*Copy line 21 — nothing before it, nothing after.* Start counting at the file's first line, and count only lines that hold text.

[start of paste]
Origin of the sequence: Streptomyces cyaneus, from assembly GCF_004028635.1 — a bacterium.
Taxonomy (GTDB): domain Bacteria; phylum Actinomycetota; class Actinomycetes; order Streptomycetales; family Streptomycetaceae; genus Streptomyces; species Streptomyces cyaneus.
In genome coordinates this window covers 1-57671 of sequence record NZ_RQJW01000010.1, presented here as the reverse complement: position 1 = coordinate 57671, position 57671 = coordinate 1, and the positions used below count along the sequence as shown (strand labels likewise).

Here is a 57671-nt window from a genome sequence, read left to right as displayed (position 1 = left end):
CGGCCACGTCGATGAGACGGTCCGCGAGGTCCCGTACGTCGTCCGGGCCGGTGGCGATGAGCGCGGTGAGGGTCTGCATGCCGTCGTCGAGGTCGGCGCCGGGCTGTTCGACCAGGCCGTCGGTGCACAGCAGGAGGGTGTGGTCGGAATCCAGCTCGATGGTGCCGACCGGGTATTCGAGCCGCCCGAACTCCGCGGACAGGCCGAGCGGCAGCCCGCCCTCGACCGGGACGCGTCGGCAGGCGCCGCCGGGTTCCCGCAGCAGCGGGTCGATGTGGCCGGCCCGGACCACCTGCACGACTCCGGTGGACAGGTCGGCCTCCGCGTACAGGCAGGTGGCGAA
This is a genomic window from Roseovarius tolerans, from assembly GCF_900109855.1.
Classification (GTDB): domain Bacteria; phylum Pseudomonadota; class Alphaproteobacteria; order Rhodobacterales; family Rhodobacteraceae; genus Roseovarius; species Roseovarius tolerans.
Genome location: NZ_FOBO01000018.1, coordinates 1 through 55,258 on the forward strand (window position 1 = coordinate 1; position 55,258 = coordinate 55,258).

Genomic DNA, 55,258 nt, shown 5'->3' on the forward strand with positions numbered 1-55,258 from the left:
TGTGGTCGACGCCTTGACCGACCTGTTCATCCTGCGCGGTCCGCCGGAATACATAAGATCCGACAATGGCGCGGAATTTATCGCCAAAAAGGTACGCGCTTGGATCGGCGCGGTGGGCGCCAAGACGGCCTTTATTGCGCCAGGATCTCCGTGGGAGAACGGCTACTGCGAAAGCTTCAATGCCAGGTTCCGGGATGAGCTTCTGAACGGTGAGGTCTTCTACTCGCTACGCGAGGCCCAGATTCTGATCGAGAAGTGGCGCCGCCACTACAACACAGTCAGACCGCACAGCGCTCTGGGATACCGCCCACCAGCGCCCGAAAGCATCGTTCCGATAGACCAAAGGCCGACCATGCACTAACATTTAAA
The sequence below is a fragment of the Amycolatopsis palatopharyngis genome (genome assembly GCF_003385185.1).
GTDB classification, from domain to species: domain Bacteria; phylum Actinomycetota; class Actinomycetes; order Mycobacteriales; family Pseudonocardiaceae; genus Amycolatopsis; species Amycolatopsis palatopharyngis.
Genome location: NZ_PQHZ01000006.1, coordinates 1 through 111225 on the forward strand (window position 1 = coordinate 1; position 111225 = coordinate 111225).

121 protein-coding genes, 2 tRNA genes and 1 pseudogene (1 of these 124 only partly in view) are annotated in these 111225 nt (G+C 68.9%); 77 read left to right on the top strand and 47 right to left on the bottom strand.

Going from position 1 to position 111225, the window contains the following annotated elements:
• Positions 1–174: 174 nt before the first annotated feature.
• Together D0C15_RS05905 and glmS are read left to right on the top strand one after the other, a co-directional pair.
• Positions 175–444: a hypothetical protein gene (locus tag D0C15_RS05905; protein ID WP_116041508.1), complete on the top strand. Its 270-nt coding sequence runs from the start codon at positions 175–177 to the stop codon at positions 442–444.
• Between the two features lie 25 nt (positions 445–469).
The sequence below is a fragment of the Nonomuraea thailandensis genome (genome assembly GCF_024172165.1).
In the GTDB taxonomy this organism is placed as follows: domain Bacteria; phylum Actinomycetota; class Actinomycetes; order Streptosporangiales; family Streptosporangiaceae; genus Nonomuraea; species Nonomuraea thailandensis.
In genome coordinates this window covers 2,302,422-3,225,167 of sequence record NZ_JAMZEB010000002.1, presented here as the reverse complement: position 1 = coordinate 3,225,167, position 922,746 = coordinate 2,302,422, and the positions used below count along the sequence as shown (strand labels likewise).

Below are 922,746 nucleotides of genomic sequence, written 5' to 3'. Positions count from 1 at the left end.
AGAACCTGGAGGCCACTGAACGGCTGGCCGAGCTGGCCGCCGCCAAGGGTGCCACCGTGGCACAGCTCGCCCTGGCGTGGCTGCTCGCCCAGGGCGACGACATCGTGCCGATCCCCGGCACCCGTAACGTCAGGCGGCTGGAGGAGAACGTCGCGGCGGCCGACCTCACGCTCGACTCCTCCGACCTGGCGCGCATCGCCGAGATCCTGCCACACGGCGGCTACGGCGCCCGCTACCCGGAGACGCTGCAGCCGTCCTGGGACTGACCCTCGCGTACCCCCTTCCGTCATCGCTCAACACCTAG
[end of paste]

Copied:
In the GTDB taxonomy this organism is placed as follows: domain Bacteria; phylum Actinomycetota; class Actinomycetes; order Streptosporangiales; family Streptosporangiaceae; genus Nonomuraea; species Nonomuraea thailandensis.